The recent successful heart surgery by Kenyatta National Hospital cardiologists should act as a wake-up call to the government to start investing in our hospitals and the citizens to start believing in our healthcare system.
The milestone can be repeated in all the other hospitals if they are well equipped. That will also motivate medical students as they will have hospitals where to do their practical lessons while at school and during their attachment and internships. It will also ease the lecturers’ work.
Our leaders, too, should start believing in our medical capabilities rather than trooping to overseas countries for treatment whenever they or their relatives or even allies require specialised treatment, including surgery, or even regular check-up. They should ensure that our hospitals have state-of-the-art equipment as they could also be beneficiaries of the facilities.
Lastly, as a nation, we should always appreciate our health workers as they make sacrifices to ensure we are in good health. It is agonising to see them on strike every now and then over disputes about their welfare. The authorities should settle the disputes once and for all.
Benedict Ndeto, Mombasa
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Cancer is the second-leading cause of death worldwide, claiming more than eight million lives yearly. The incidence of cancer is projected to increase by 50 per cent in the next decade.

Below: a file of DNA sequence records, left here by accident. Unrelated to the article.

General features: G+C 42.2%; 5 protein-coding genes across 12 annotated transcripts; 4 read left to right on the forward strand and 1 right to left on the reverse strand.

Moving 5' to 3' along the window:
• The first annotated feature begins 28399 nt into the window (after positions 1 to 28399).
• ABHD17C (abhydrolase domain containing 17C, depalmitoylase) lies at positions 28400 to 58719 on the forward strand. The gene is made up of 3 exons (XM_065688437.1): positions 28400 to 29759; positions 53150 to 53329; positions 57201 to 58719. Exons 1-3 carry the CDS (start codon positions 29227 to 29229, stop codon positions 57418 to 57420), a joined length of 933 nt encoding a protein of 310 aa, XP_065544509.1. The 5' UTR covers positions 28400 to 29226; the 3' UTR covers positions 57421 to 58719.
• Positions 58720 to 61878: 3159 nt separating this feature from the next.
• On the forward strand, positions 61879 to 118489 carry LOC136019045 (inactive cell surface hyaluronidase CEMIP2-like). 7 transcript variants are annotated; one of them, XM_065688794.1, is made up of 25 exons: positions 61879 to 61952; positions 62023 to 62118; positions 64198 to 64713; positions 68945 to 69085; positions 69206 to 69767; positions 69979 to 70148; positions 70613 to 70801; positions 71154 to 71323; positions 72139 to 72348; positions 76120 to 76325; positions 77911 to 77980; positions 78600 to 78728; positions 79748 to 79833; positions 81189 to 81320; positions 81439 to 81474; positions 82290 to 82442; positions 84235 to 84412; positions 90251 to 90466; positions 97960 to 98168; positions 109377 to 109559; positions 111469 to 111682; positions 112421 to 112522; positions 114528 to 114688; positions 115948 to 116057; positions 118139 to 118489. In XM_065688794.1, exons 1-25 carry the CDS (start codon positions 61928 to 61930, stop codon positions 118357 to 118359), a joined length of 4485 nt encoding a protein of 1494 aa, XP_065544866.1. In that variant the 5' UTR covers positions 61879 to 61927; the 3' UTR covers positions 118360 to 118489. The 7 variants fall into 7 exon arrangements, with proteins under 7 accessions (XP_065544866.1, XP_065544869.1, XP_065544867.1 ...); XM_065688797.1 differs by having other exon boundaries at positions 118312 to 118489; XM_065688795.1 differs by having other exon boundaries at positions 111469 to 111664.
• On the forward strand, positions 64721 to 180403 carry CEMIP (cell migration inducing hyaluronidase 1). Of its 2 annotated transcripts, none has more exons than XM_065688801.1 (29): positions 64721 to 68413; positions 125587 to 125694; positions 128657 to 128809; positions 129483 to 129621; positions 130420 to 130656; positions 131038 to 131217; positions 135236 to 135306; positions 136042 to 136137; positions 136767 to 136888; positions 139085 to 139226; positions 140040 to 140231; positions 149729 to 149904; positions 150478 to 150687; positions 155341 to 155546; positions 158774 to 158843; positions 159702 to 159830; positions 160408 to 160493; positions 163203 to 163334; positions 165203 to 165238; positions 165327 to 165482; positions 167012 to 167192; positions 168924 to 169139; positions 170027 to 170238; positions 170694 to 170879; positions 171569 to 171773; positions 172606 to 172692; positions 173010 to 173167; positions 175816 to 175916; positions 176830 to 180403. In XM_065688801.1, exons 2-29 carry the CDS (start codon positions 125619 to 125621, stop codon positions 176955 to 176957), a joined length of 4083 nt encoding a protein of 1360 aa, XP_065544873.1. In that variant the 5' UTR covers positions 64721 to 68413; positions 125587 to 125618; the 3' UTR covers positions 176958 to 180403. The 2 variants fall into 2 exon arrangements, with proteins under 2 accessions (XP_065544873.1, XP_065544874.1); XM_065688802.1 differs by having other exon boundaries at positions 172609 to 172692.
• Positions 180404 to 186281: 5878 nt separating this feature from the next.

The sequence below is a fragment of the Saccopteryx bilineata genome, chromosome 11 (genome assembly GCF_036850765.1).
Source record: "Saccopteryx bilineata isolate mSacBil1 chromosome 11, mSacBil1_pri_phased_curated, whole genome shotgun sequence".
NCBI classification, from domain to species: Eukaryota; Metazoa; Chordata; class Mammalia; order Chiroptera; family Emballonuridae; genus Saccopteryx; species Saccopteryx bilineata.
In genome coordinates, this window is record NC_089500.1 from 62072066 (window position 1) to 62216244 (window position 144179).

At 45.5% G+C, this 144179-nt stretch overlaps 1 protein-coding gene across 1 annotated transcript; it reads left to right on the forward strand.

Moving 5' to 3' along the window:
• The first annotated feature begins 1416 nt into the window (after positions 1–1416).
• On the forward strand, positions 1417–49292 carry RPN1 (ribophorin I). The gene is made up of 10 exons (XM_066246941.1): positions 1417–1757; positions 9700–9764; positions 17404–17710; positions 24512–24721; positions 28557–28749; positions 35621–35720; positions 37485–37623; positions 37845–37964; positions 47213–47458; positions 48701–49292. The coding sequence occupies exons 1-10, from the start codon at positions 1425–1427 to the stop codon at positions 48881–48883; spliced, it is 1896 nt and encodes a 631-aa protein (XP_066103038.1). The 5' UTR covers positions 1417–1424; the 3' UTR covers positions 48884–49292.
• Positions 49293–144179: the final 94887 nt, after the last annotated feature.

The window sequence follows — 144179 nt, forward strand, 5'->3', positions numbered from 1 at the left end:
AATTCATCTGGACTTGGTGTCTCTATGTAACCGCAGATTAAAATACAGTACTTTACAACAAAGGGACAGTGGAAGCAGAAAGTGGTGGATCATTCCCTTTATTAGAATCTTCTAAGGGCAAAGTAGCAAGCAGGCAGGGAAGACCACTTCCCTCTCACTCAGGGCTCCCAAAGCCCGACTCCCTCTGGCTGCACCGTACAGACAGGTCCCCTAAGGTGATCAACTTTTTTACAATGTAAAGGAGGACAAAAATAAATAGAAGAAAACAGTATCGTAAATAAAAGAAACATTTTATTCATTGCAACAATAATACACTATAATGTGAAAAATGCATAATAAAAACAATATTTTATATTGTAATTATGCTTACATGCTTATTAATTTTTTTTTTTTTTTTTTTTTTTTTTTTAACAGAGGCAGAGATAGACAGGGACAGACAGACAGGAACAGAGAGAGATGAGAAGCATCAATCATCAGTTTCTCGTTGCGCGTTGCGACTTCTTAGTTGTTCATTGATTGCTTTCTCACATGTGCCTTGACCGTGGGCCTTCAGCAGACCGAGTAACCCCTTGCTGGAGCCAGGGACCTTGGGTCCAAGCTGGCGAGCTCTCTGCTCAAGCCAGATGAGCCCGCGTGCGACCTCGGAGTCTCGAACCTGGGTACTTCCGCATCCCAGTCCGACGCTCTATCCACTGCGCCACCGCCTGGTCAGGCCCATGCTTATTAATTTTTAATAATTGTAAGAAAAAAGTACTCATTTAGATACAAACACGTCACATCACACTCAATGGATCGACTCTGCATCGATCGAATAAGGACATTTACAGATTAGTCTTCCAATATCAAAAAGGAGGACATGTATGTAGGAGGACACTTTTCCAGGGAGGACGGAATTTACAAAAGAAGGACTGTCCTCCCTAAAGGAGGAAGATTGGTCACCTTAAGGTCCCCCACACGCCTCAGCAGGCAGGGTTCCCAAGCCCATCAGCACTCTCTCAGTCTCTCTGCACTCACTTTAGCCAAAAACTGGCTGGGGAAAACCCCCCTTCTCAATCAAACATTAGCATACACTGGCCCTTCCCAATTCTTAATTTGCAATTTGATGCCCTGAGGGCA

Cancer is the third-highest cause of mortality in Kenya. It is also the second-leading cause of death among the non-communicable diseases with 28,000 new cases recorded every year, out of which 20,000 die.
Recent advances in oncology research indicate the need for personalised cancer treatment. That is based on identifying specific mutations that drive various cancers and then developing therapies targeting aberrations occasioned by the mutations.
To make this possible, a project, pan-cancer analysis of whole genome, was launched to study driver mutations in various cancers. Some 2,605 tumours from 176 patients were analysed.
The study, whose findings were published in the journal Nature on February 5 last year, indicates a possibility of using driver cancer mutations as biomarkers that can help to diagnose cancer early enough and initiate personalised treatment to clear the cancer.
Further, the project aims to establish a cancer atlas showing how different driver mutations promote cancer initiation, metastasis and evasion of immunity.
The report is critical for the pharmaceutical sector in designing therapies, as well as universities and research institutions to mitigate its adverse effects.
Dr P. M. Mutua, immunologist, Makueni